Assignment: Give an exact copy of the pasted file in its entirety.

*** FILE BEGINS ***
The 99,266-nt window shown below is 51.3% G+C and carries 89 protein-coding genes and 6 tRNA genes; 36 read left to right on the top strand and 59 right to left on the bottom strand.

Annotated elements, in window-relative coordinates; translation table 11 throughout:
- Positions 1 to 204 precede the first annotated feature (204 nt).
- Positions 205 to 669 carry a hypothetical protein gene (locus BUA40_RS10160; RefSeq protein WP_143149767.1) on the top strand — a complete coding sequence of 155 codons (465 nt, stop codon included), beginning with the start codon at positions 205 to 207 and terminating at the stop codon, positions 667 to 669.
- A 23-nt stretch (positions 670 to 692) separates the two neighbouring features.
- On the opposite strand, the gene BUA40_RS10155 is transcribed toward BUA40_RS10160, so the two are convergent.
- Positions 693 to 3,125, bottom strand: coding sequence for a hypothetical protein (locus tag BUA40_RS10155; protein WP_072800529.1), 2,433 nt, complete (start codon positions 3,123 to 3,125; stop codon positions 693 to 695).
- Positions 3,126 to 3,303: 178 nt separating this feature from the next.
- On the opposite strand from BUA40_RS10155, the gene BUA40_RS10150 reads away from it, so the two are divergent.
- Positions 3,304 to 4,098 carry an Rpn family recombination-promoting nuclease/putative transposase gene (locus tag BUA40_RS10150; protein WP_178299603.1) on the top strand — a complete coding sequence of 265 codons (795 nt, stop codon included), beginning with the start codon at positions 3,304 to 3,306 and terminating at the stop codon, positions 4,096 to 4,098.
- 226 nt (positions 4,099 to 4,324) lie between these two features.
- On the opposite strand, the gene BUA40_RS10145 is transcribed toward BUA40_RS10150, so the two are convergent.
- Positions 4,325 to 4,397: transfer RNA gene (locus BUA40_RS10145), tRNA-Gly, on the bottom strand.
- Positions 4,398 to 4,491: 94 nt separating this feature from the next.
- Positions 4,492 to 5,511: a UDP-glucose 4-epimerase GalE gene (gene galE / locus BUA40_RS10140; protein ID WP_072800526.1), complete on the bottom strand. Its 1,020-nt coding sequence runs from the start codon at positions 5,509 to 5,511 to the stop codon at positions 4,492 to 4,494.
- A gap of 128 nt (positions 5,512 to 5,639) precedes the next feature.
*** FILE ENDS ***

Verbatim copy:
The 99,266-nt window shown below is 51.3% G+C and carries 89 protein-coding genes and 6 tRNA genes; 36 read left to right on the top strand and 59 right to left on the bottom strand.

Annotated elements, in window-relative coordinates; translation table 11 throughout:
- Positions 1 to 204 precede the first annotated feature (204 nt).
- Positions 205 to 669 carry a hypothetical protein gene (locus BUA40_RS10160; RefSeq protein WP_143149767.1) on the top strand — a complete coding sequence of 155 codons (465 nt, stop codon included), beginning with the start codon at positions 205 to 207 and terminating at the stop codon, positions 667 to 669.
- A 23-nt stretch (positions 670 to 692) separates the two neighbouring features.
- On the opposite strand, the gene BUA40_RS10155 is transcribed toward BUA40_RS10160, so the two are convergent.
- Positions 693 to 3,125, bottom strand: coding sequence for a hypothetical protein (locus tag BUA40_RS10155; protein WP_072800529.1), 2,433 nt, complete (start codon positions 3,123 to 3,125; stop codon positions 693 to 695).
- Positions 3,126 to 3,303: 178 nt separating this feature from the next.
- On the opposite strand from BUA40_RS10155, the gene BUA40_RS10150 reads away from it, so the two are divergent.
- Positions 3,304 to 4,098 carry an Rpn family recombination-promoting nuclease/putative transposase gene (locus tag BUA40_RS10150; protein WP_178299603.1) on the top strand — a complete coding sequence of 265 codons (795 nt, stop codon included), beginning with the start codon at positions 3,304 to 3,306 and terminating at the stop codon, positions 4,096 to 4,098.
- 226 nt (positions 4,099 to 4,324) lie between these two features.
- On the opposite strand, the gene BUA40_RS10145 is transcribed toward BUA40_RS10150, so the two are convergent.
- Positions 4,325 to 4,397: transfer RNA gene (locus BUA40_RS10145), tRNA-Gly, on the bottom strand.
- Positions 4,398 to 4,491: 94 nt separating this feature from the next.
- Positions 4,492 to 5,511: a UDP-glucose 4-epimerase GalE gene (gene galE / locus BUA40_RS10140; protein ID WP_072800526.1), complete on the bottom strand. Its 1,020-nt coding sequence runs from the start codon at positions 5,509 to 5,511 to the stop codon at positions 4,492 to 4,494.
- A gap of 128 nt (positions 5,512 to 5,639) precedes the next feature.